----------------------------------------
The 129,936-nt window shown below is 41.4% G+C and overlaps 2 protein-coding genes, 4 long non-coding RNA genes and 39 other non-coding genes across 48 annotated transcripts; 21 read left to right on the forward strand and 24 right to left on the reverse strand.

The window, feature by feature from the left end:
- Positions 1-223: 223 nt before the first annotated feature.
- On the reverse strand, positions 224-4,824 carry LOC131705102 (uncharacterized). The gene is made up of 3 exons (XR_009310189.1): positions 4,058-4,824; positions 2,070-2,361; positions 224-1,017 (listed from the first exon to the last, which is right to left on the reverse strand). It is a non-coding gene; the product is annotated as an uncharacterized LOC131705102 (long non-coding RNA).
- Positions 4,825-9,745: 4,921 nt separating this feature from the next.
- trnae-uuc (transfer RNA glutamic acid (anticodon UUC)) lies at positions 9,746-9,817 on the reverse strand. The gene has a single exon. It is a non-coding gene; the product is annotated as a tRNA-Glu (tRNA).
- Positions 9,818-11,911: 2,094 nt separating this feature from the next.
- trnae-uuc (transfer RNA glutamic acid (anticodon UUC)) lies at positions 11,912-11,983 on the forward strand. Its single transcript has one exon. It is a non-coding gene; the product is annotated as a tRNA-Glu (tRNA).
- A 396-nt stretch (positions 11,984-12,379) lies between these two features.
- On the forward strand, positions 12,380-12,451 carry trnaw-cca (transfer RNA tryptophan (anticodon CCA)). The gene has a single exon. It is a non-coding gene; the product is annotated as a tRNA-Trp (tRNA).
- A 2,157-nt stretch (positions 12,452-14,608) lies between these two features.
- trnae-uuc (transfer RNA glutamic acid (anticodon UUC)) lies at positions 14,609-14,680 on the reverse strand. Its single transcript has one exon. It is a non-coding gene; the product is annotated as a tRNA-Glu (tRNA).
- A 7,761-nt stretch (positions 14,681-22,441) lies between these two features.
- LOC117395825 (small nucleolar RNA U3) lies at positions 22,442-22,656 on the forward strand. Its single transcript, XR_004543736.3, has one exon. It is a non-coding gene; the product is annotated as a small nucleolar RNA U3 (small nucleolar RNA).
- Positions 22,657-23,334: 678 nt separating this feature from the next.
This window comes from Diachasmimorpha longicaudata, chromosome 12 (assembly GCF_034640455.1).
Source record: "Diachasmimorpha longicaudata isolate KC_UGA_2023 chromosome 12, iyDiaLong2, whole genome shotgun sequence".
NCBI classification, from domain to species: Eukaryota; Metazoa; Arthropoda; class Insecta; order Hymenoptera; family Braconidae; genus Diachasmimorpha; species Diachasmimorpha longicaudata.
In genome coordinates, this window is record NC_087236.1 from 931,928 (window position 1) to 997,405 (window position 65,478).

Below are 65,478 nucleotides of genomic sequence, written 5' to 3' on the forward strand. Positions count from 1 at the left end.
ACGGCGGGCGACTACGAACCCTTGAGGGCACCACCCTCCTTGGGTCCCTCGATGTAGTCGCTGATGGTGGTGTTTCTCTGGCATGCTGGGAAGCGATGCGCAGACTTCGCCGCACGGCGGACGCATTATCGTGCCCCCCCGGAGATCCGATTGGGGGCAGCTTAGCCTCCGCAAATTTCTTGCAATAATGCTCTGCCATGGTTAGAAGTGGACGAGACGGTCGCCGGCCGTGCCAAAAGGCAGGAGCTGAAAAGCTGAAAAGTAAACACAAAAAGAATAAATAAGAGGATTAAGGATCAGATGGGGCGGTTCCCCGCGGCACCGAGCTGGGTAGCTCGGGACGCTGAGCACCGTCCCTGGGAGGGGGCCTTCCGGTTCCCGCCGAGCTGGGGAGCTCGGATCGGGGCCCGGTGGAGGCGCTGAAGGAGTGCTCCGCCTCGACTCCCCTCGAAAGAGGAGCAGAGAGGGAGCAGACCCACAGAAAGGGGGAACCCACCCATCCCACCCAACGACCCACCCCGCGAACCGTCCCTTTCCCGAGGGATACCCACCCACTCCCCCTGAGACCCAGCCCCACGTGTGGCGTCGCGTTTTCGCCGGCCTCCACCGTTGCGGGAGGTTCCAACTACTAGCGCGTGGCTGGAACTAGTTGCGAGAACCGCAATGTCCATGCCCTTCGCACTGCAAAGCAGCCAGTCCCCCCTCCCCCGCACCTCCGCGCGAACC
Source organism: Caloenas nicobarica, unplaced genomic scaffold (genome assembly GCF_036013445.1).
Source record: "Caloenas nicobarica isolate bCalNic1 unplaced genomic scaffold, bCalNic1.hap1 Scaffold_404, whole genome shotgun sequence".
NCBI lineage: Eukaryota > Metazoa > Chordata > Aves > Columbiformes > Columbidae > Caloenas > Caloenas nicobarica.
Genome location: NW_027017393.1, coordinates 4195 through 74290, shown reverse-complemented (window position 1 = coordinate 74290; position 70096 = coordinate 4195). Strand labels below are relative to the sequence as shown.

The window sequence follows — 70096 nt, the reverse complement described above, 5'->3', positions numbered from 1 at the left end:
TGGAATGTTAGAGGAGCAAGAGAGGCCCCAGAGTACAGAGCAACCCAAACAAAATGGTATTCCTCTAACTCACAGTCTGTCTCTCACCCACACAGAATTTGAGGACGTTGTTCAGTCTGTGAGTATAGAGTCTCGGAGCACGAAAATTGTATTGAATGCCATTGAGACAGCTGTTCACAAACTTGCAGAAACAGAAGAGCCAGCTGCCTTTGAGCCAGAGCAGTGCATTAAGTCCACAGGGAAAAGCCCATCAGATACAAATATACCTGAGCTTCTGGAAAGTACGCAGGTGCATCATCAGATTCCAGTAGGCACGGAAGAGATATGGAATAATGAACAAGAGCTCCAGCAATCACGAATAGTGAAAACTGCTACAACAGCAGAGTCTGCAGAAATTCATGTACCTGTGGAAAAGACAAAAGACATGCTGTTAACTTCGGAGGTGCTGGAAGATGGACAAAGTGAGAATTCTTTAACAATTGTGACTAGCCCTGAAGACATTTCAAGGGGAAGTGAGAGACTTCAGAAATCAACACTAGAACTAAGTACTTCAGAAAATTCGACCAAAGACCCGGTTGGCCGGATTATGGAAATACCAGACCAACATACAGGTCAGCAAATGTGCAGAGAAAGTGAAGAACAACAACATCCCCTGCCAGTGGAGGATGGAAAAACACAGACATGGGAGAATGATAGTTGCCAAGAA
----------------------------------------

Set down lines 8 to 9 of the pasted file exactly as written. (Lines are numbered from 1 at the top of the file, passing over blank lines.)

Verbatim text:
- trnae-uuc (transfer RNA glutamic acid (anticodon UUC)) lies at positions 11,912-11,983 on the forward strand. Its single transcript has one exon. It is a non-coding gene; the product is annotated as a tRNA-Glu (tRNA).
- A 396-nt stretch (positions 11,984-12,379) lies between these two features.